Coptic Orthodox Diocese of the Southern United States
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What is the nature of the Eucharist? Catholics believe a molecular change happens to the bread and wine as the priest blesses it; and it literally becomes Christ's body and blood that must be locked in a box for protection from corruption, mold, and viewing. Martin Luther saw this as superstitious, unscientific, and a mishandling of God's word. All Protestants seem to follow his line of view that communion with the Lord happens when we have prepared ourselves in repentance; laying aside burdens at His altar. Then in partaking of the elements, they become His Blood and Body within us, Consubstantiation versus Transubstantiation. What have the Copts written on this?

For the first thousand years of Christian history, the holy gifts of the Body and Blood of our Lord Jesus Christ were received as just that: His Body and Blood. The Church confesses that Eucharist is a mystery: The bread is truly His Body, and that which is in the cup is truly His Blood. However, one does not know to be able to explain how they have become so. It is a mystery.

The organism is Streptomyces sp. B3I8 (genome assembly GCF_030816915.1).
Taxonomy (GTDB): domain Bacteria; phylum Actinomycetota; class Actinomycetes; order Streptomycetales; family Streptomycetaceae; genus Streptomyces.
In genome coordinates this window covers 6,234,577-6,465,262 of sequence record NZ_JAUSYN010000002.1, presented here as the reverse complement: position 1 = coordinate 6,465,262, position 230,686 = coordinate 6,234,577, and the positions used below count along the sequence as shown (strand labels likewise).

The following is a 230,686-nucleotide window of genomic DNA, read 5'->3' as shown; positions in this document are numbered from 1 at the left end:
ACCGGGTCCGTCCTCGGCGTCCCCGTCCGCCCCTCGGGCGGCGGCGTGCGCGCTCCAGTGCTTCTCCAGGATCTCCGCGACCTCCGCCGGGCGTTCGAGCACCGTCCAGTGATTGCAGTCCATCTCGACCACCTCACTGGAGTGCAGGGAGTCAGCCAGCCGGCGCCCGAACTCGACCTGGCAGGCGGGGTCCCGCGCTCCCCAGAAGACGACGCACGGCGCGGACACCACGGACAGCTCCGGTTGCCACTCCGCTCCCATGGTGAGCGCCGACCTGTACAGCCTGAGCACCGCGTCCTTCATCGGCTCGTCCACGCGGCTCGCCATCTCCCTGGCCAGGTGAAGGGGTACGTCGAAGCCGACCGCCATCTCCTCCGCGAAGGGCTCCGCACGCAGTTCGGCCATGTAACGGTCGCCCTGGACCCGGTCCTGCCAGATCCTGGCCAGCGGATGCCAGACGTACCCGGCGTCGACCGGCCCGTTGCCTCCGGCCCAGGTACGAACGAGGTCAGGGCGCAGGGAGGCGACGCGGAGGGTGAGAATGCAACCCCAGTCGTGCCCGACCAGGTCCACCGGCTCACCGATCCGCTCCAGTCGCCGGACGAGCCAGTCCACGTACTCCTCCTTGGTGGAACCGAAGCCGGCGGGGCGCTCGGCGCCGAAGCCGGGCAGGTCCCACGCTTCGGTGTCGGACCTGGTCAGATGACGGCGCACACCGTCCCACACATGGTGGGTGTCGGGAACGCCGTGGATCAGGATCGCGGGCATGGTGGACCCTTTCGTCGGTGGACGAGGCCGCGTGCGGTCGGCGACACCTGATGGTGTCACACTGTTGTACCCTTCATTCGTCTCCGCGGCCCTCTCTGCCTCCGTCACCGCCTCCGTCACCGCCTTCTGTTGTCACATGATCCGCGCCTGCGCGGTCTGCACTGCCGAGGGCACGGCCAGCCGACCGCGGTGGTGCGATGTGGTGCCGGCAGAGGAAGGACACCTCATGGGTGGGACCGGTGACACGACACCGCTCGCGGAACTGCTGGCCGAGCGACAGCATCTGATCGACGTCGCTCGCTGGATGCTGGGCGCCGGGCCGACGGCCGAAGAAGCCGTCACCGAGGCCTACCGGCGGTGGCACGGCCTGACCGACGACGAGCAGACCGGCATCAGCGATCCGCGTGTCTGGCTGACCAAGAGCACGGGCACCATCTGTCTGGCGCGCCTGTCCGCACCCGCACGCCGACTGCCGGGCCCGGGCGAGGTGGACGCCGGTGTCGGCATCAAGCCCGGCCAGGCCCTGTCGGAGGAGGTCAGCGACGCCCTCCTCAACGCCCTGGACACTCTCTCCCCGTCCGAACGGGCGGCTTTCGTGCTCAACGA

The eleventh and twelfth centuries brought about the scholastic era, the Age of Reason in the West. The Roman Church, which had become separated from the Orthodox Church, was pressed by rationalists to define how the transformation takes place. They answered with the word transubstantiation, meaning a change of substance. The elements are no longer bread and wine; they are physically changed into flesh and blood. Thus the sacrament, which is to be accepted by faith, was subjected to a philosophical definition.

This second view of the Eucharist, the consubstantiation of Martin Luther, was unknown to the ancient Church. Our Orthodox Church teaches that the material elements of the Eucharist (bread and wine) become grace-filled by the calling of the Holy Spirit. We call the Eucharist "the mystical Supper." What the priest and the believers partake of is mystically the real Body and Blood of our Lord Jesus Christ. We receive Him under the forms of bread and wine.
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